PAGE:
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EventsFeature Film

Sunday in LA: “Wonderful Days” at USC with Peter Chung

Eight years ago, I wrote about a remarkable-looking Korean animated feature I’d seen that, to this day, hasn’t been officially released in the US: Wonderful Days (aka Sky Blue). The film is an visually dazzling, action packed sci-fi thriller, beautifully realized by its director Kim Moon Saeng.

Next Sunday, Nov. 4th at USC, director Kim, animator Peter Chung and animator/director/historian Tom Sito will screen the film at the Ray Stark Theatre on campus and then discuss its production, the Korean animation industry and independent feature production on a panel immediately following. The screening starts at 2pm, the Q&A at 4pm, with a reception at 5:30pm. This event is free and open to all. For more information, click here.

  • Chris Sobieniak

    Still haven’t seen this one myself, but from what I’ve heard about it over the years, it seems to have had it’s share of criticism from the anime community that wanted to like it. I suppose we can see it was an early start in getting any attention to Korea’s domestic animation productions.

  • Seth

    I received this on imported blu ray for Christmas two years back. While not a great film, the art direction and genuine feel make it a must see for any animation fan.

  • I’m pretty sure I’ve seen this, several years ago before Blockbuster went into bankruptcy. I rented it from a brick and mortar franchise location. In the end the wind turbines start turning again, right?

  • Vic

    This got a British DVD release & I own it,you can get it over here for £5!!It’s wonderful,highly recommend.

  • I have seen it. Exquisite visuals, but a plot reminiscent of Lang’s “Metropolis” back in 1927, with the industrialists’ improbable rationale of, “Let’s kill all the striking workers to get them back into production!”

  • This movie looks absolutely fantastic, but is fairly terrible in the plot department. I am surprised it never got released here, though – back in 2003, I got a screener for it and everything.

    Korean animation is getting better all the time. I’m hoping we hear release news of LEAFIE: A HEN INTO THE WILD soon!

    • Chris Sobieniak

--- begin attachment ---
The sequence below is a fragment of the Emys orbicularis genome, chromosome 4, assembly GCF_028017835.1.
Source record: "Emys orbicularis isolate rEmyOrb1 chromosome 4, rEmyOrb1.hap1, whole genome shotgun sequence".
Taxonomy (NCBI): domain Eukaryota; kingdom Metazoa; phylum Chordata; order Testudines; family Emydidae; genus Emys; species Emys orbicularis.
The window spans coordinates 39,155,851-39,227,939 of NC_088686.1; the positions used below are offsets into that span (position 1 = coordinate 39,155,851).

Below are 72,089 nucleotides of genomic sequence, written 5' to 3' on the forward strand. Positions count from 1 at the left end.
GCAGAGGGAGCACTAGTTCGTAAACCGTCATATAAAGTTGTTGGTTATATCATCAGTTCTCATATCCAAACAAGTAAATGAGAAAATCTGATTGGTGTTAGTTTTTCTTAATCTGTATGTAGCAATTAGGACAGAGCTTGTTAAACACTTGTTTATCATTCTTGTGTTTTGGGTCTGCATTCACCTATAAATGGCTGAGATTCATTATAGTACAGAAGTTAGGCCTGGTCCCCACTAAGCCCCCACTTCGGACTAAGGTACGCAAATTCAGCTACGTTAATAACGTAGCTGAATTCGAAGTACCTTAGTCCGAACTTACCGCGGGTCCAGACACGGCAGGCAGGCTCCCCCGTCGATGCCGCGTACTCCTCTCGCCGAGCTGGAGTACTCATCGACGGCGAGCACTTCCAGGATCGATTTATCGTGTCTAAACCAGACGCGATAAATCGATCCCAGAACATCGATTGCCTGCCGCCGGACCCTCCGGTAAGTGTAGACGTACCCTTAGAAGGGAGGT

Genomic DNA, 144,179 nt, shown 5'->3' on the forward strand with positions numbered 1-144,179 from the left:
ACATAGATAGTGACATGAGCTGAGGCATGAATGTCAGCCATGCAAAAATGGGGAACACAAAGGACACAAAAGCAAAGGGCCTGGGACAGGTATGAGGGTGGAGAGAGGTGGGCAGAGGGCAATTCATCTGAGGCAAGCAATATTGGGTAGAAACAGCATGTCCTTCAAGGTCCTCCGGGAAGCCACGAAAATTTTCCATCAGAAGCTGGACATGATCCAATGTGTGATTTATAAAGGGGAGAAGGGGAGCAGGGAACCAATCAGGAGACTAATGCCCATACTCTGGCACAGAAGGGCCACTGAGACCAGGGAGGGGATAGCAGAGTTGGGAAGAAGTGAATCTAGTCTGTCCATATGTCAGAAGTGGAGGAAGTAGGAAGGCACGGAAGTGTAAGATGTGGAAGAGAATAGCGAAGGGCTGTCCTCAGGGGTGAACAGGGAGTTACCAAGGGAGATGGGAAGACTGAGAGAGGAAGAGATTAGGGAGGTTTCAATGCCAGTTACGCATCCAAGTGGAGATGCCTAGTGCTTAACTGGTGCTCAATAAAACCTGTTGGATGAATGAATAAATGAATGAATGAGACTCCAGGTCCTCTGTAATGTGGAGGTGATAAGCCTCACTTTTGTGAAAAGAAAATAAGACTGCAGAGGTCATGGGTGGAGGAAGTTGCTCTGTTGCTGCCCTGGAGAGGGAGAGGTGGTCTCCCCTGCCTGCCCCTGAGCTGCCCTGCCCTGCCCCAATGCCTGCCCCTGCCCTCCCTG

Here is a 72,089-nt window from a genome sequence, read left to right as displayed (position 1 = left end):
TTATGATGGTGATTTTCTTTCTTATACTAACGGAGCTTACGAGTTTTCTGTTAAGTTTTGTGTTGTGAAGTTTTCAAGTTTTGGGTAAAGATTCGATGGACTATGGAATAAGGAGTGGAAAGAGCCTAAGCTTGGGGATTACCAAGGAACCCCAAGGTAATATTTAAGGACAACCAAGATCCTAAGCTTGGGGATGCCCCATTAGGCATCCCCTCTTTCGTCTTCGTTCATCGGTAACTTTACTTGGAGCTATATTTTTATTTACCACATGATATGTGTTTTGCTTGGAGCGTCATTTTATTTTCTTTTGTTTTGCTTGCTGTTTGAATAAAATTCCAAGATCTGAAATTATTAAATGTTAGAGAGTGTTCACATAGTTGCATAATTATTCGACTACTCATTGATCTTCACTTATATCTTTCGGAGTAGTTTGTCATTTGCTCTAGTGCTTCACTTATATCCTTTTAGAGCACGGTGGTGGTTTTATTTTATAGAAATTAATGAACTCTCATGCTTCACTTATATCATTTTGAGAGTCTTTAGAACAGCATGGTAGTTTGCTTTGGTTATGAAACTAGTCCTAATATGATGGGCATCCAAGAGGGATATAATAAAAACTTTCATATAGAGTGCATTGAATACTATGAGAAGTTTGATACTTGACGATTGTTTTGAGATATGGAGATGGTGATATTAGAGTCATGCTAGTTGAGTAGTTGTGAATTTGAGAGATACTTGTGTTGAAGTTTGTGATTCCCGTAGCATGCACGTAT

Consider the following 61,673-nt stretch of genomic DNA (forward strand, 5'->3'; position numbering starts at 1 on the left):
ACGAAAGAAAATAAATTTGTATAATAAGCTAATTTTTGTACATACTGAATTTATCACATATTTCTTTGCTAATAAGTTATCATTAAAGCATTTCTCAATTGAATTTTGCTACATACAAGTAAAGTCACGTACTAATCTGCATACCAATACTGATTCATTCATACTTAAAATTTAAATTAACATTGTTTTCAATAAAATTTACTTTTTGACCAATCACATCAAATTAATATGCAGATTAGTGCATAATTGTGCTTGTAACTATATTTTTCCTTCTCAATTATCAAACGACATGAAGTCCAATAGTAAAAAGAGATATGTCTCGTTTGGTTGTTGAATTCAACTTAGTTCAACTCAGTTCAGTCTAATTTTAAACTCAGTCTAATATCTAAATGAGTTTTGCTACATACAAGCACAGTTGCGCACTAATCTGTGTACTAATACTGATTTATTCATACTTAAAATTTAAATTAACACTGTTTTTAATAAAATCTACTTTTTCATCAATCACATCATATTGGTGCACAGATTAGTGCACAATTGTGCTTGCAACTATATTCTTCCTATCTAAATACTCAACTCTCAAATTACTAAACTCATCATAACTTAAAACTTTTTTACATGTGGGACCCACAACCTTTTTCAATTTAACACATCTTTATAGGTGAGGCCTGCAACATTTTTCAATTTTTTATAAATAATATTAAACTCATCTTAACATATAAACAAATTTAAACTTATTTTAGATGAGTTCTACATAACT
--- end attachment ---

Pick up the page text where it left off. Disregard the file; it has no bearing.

Thank you Mr. Toole for popping over!

  • FayeFaye

    Think I’ve seen this years ago…looked amazing but I don’t remember the story at all.

  • As a fan of Korean animation I have to say, it really isn’t wonderful, and is unrepresentative of that industry today. It combines all the most predictable, generic aspects of 90s scifi anime with all the over-egged awkward character animation of something like a Bakshi or Bluth. Really the worst select aspects of two disciplines. They are way way past this now. Peter should have shown Aachi and Ssipak.

  • Johnno

    Neat film, but don’t expect any grand story from it. It’s fairly simple and straightforward. Neat idea to mix physical mini modeled sets with animation.

    The soundtrack for the film is however the most wonderful thing about Wonderful Days. If this film is ever released here, I hope it comes bundled with the CD soundtrack in a collector’s edition. I would buy it immediately!

  • Kev

    WOW!! I remember seeing this trailer in college, and being blown away by the visuals. I was wondering where it went. And like a lot of overseas animation, it never gets a US release. To see it out there again is cool, but I still won’t be able to go to the event.

  • When we did the world premiere of this film in 2003 (in DCP no less – boy, that was an adventure all on its own!) the film was quite well received. I believe the version we showed was quite a bit longer than what was released as Sky Blue. There’s a director’s cut release that was much closer.

    Some of the depth in the background work (for example, the references to Gaia Theory and the like) are rather subtle, as compared to celebrated works like Evangelion, let’s say. The criticisms of how unremarkable the characters and the character development were, are quite defensible. What the film did represent was a bold attempt to reach for the top, to produce something incredible and home-grown instead of simply subcontracting for the anime industry. The camera and model work was superb, and the workflow was quite remarkable. The music was haunting, and integrated well. The film had quite a lot of soul in it, and anime-like to bug anime purists, and to get a whole bunch of anime fans to think about what anime vs. animation really means. Aachi & Ssipak, Mari Iyagi, Leafie, King of Pigs… all of those films are distinct and fantastic Korean films. Wonderful Days belongs in that conversation.